Australian High Court Chief Justice Susan Kiefel delivered a thought-provoking speech discussing landmark cases that have shaped Australian common law for the 2022 Hal Wootten Lecture at UNSW Sydney.

In the poignant lecture to a capacity audience, Chief Justice Kiefel traced the development of legal principles arising from key cases and highlighted how these cases were the culmination of past judicial “nudges” in the right direction.

“It was a great honour to welcome Chief Justice Susan Kiefel to deliver the 2022 Hal Wootten Lecture – our annual event honouring the vision and example of UNSW Law & Justice’s founding dean,” said Andrew Lynch, Dean of the Faculty of Law & Justice.

Read more: In memory of Hal Wootten, founding Dean of UNSW Law & Justice

“This year’s lecture returned to an in-person event, and it was wonderful to fill the Law Theatre with a highly engaged audience, including students, staff, alumni and members of the community. Chief Justice Kiefel spoke about the ‘little nudges’ that precede landmark cases in the direction of the common law – referencing cases well known to law students from their very earliest courses.”

Setting the course for the law

In 2008, Hal Wootten spoke of his belief that “every now and then there is the opportunity to give a little nudge that sends the law along the direction it ought to go”.

In the 2022 Hal Wootten Lecture, Chief Justice Kiefel discussed landmark cases and events that moulded Australian common law practice, especially Donoghue v Stevenson and Mabo v Queensland.

Donoghue v Stevenson was “a landmark decision in tort law that stated the principle of when and to whom a duty of care is owed and provided the foundation for the modern law of negligence”.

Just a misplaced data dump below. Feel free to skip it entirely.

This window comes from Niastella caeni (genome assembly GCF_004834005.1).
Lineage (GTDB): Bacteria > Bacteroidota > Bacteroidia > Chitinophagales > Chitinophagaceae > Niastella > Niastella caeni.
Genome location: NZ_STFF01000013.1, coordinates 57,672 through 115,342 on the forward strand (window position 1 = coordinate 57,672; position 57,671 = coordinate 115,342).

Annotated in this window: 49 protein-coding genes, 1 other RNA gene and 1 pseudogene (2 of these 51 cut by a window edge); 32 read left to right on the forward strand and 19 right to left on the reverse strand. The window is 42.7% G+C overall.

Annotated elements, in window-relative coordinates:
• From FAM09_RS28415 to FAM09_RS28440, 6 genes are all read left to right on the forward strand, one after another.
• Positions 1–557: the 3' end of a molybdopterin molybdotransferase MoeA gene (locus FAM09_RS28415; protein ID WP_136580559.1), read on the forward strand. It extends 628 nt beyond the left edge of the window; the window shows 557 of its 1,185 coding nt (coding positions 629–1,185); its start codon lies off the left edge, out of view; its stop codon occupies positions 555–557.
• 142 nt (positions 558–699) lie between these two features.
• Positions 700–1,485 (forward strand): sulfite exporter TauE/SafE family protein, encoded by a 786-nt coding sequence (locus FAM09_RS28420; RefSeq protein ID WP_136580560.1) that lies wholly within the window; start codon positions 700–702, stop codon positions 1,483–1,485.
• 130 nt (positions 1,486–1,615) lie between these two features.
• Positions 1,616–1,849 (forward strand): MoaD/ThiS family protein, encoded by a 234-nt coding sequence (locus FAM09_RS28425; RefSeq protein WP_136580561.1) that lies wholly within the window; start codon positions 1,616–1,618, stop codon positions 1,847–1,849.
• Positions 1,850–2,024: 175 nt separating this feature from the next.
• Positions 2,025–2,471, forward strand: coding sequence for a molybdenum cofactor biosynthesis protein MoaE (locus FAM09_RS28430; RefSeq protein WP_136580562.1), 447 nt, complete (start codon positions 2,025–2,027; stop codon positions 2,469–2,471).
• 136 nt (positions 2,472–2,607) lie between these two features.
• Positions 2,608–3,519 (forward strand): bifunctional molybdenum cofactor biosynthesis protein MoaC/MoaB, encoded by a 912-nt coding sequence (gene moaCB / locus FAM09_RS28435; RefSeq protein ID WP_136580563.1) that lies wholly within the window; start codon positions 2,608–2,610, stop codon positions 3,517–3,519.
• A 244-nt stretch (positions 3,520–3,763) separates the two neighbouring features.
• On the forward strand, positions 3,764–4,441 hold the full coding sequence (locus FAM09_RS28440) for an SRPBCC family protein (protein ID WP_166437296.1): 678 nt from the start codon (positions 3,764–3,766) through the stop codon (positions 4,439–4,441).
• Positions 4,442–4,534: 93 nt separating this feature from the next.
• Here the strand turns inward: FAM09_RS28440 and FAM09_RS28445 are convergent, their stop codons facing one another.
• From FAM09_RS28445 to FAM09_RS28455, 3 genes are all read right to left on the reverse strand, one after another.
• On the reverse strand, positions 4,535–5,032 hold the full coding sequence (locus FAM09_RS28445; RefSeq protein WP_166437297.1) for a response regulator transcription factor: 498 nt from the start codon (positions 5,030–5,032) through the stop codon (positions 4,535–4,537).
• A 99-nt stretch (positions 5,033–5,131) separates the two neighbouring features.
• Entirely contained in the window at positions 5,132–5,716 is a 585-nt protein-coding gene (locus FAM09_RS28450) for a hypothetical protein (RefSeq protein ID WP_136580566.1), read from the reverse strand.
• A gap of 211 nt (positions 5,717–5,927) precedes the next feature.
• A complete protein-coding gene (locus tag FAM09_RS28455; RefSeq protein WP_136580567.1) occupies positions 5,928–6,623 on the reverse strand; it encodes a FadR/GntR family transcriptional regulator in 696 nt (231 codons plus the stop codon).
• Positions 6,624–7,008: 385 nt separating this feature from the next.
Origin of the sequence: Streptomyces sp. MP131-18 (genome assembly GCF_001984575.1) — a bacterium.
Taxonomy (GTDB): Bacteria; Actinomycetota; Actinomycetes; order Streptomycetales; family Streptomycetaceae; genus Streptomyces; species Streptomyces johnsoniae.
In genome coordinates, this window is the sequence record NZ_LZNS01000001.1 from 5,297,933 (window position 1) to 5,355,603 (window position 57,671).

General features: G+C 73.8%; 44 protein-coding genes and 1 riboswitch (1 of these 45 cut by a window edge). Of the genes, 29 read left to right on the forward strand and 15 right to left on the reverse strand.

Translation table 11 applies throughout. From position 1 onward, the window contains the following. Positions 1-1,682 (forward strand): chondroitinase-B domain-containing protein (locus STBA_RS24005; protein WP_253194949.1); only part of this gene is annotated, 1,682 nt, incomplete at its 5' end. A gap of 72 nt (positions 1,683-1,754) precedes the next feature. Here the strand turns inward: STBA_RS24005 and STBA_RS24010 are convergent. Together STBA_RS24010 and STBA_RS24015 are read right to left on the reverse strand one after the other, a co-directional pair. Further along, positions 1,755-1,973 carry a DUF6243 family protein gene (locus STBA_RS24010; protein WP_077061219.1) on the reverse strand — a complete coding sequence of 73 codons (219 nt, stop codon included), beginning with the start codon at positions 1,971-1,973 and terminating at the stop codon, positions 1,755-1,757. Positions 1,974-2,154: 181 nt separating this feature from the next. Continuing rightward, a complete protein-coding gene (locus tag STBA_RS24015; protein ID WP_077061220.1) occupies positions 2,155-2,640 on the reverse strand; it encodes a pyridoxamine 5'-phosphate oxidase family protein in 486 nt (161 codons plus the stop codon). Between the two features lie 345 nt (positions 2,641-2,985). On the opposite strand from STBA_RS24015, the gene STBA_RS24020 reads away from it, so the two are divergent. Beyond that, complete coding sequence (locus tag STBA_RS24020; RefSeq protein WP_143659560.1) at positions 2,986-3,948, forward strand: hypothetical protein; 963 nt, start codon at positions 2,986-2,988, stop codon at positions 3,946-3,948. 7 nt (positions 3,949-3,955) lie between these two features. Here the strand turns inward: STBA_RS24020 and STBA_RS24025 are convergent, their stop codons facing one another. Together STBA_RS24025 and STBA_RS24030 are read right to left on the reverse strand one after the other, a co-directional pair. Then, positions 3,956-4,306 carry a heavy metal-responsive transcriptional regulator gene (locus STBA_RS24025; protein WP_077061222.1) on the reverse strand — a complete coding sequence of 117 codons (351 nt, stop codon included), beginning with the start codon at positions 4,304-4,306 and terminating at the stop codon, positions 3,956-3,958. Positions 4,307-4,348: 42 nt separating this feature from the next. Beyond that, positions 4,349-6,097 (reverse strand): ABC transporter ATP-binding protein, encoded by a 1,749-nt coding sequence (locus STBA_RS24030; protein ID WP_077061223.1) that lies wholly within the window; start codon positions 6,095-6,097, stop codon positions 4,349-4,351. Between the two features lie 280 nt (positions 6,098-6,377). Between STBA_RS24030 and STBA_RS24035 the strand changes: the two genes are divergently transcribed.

Chief Justice Kiefel also highlighted the judgements of the High Court of Australia in Mabo v Queensland, which introduced the principle of native title into the Australian legal system.

Susan Kiefel has served as a Justice of the High Court in Australia since 2007 and was appointed Chief Justice in 2017.

In her address, the Chief Justice emphasised that Hal Wootten made an important contribution to the recognition of native title principle, and to the rights of Indigenous people in Australia. Wootten helped form the Aboriginal Legal Service, jointly presided over the Royal Commission into Aboriginal Deaths in Custody, and sat on the Native Titles Tribunal and the Australian Law Reform Commission. He has an enduring legacy in UNSW’s Faculty of Law & Justice, of which he was Foundation Chair and Dean.

Read more: Jennifer Robinson delivers 2021 Hal Wootten Lecture

The Hal Wootten Lecture was established in 2006 and is a highlight of the faculty's year.

Previous lectures have featured international human rights lawyer and barrister Jennifer Robinson in 2021, Founder and Director of Strategy of the Cape York Partnership Noel Pearson in 2018, and former Sex Discrimination Commissioner Elizabeth Broderick in 2017.  

Read about the Hal Wootten 50th Anniversary Scholarship which will support students experiencing adversity or disadvantage to undertake a degree at UNSW Law & Justice.